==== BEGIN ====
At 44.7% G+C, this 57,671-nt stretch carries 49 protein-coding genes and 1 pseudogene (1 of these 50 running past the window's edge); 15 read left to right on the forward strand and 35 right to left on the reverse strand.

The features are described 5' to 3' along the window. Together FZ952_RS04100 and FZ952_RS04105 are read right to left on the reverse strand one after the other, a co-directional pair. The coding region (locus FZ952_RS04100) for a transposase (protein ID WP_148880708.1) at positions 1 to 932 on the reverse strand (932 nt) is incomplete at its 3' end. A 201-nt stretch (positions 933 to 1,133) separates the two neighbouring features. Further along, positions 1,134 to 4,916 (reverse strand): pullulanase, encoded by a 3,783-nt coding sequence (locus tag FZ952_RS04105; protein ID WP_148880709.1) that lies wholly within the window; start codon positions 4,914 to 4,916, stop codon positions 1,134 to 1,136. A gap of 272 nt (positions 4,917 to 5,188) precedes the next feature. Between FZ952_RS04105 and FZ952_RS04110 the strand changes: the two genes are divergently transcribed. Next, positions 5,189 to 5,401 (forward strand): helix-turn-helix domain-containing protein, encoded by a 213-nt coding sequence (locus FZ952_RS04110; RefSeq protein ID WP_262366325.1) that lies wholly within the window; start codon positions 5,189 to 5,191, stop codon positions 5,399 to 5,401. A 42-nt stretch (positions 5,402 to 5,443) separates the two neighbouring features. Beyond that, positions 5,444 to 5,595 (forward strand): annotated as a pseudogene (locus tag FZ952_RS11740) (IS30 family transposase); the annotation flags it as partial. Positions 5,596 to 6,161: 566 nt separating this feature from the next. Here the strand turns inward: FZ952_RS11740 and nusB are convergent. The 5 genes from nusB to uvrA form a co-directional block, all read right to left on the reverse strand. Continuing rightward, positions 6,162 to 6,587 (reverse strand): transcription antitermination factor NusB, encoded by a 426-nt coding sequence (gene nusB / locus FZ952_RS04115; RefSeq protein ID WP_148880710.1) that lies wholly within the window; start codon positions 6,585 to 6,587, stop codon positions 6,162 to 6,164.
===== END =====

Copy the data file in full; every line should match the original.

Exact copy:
At 44.7% G+C, this 57,671-nt stretch carries 49 protein-coding genes and 1 pseudogene (1 of these 50 running past the window's edge); 15 read left to right on the forward strand and 35 right to left on the reverse strand.

The features are described 5' to 3' along the window. Together FZ952_RS04100 and FZ952_RS04105 are read right to left on the reverse strand one after the other, a co-directional pair. The coding region (locus FZ952_RS04100) for a transposase (protein ID WP_148880708.1) at positions 1 to 932 on the reverse strand (932 nt) is incomplete at its 3' end. A 201-nt stretch (positions 933 to 1,133) separates the two neighbouring features. Further along, positions 1,134 to 4,916 (reverse strand): pullulanase, encoded by a 3,783-nt coding sequence (locus tag FZ952_RS04105; protein ID WP_148880709.1) that lies wholly within the window; start codon positions 4,914 to 4,916, stop codon positions 1,134 to 1,136. A gap of 272 nt (positions 4,917 to 5,188) precedes the next feature. Between FZ952_RS04105 and FZ952_RS04110 the strand changes: the two genes are divergently transcribed. Next, positions 5,189 to 5,401 (forward strand): helix-turn-helix domain-containing protein, encoded by a 213-nt coding sequence (locus FZ952_RS04110; RefSeq protein ID WP_262366325.1) that lies wholly within the window; start codon positions 5,189 to 5,191, stop codon positions 5,399 to 5,401. A 42-nt stretch (positions 5,402 to 5,443) separates the two neighbouring features. Beyond that, positions 5,444 to 5,595 (forward strand): annotated as a pseudogene (locus tag FZ952_RS11740) (IS30 family transposase); the annotation flags it as partial. Positions 5,596 to 6,161: 566 nt separating this feature from the next. Here the strand turns inward: FZ952_RS11740 and nusB are convergent. The 5 genes from nusB to uvrA form a co-directional block, all read right to left on the reverse strand. Continuing rightward, positions 6,162 to 6,587 (reverse strand): transcription antitermination factor NusB, encoded by a 426-nt coding sequence (gene nusB / locus FZ952_RS04115; RefSeq protein ID WP_148880710.1) that lies wholly within the window; start codon positions 6,585 to 6,587, stop codon positions 6,162 to 6,164.